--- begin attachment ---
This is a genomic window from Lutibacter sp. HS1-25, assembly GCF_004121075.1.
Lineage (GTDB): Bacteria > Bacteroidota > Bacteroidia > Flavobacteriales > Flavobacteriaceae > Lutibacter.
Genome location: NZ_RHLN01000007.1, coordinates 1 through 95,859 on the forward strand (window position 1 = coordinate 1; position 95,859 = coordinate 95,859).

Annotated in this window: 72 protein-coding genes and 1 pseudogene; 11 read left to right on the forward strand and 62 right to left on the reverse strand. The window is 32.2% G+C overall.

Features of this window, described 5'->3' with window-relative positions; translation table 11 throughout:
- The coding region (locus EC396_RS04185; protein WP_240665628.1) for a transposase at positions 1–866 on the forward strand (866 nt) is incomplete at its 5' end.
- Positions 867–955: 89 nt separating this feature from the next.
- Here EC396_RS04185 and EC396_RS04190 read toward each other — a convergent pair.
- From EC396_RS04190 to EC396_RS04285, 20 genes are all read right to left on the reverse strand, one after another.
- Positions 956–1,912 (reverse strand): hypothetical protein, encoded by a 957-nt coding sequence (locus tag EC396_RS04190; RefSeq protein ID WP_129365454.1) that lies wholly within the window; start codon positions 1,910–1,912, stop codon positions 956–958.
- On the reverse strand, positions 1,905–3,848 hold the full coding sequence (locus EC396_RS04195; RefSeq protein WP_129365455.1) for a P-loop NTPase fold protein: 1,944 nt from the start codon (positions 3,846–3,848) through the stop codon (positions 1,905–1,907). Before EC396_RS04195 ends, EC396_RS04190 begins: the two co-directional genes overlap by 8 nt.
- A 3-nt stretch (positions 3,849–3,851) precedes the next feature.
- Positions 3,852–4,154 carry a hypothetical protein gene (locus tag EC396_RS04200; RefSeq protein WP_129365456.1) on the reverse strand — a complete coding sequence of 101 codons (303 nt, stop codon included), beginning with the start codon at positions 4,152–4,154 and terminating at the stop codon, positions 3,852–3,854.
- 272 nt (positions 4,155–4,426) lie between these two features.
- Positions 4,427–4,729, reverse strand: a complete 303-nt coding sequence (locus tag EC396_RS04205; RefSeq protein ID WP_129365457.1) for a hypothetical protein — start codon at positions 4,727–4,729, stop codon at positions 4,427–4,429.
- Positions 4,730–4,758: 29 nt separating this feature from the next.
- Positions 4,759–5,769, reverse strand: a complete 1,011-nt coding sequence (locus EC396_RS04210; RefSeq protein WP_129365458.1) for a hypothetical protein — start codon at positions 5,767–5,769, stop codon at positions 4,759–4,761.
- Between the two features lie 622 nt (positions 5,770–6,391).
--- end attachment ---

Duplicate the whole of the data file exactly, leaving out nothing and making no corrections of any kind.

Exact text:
This is a genomic window from Lutibacter sp. HS1-25, assembly GCF_004121075.1.
Lineage (GTDB): Bacteria > Bacteroidota > Bacteroidia > Flavobacteriales > Flavobacteriaceae > Lutibacter.
Genome location: NZ_RHLN01000007.1, coordinates 1 through 95,859 on the forward strand (window position 1 = coordinate 1; position 95,859 = coordinate 95,859).

Annotated in this window: 72 protein-coding genes and 1 pseudogene; 11 read left to right on the forward strand and 62 right to left on the reverse strand. The window is 32.2% G+C overall.

Features of this window, described 5'->3' with window-relative positions; translation table 11 throughout:
- The coding region (locus EC396_RS04185; protein WP_240665628.1) for a transposase at positions 1–866 on the forward strand (866 nt) is incomplete at its 5' end.
- Positions 867–955: 89 nt separating this feature from the next.
- Here EC396_RS04185 and EC396_RS04190 read toward each other — a convergent pair.
- From EC396_RS04190 to EC396_RS04285, 20 genes are all read right to left on the reverse strand, one after another.
- Positions 956–1,912 (reverse strand): hypothetical protein, encoded by a 957-nt coding sequence (locus tag EC396_RS04190; RefSeq protein ID WP_129365454.1) that lies wholly within the window; start codon positions 1,910–1,912, stop codon positions 956–958.
- On the reverse strand, positions 1,905–3,848 hold the full coding sequence (locus EC396_RS04195; RefSeq protein WP_129365455.1) for a P-loop NTPase fold protein: 1,944 nt from the start codon (positions 3,846–3,848) through the stop codon (positions 1,905–1,907). Before EC396_RS04195 ends, EC396_RS04190 begins: the two co-directional genes overlap by 8 nt.
- A 3-nt stretch (positions 3,849–3,851) precedes the next feature.
- Positions 3,852–4,154 carry a hypothetical protein gene (locus tag EC396_RS04200; RefSeq protein WP_129365456.1) on the reverse strand — a complete coding sequence of 101 codons (303 nt, stop codon included), beginning with the start codon at positions 4,152–4,154 and terminating at the stop codon, positions 3,852–3,854.
- 272 nt (positions 4,155–4,426) lie between these two features.
- Positions 4,427–4,729, reverse strand: a complete 303-nt coding sequence (locus tag EC396_RS04205; RefSeq protein ID WP_129365457.1) for a hypothetical protein — start codon at positions 4,727–4,729, stop codon at positions 4,427–4,429.
- Positions 4,730–4,758: 29 nt separating this feature from the next.
- Positions 4,759–5,769, reverse strand: a complete 1,011-nt coding sequence (locus EC396_RS04210; RefSeq protein WP_129365458.1) for a hypothetical protein — start codon at positions 5,767–5,769, stop codon at positions 4,759–4,761.
- Between the two features lie 622 nt (positions 5,770–6,391).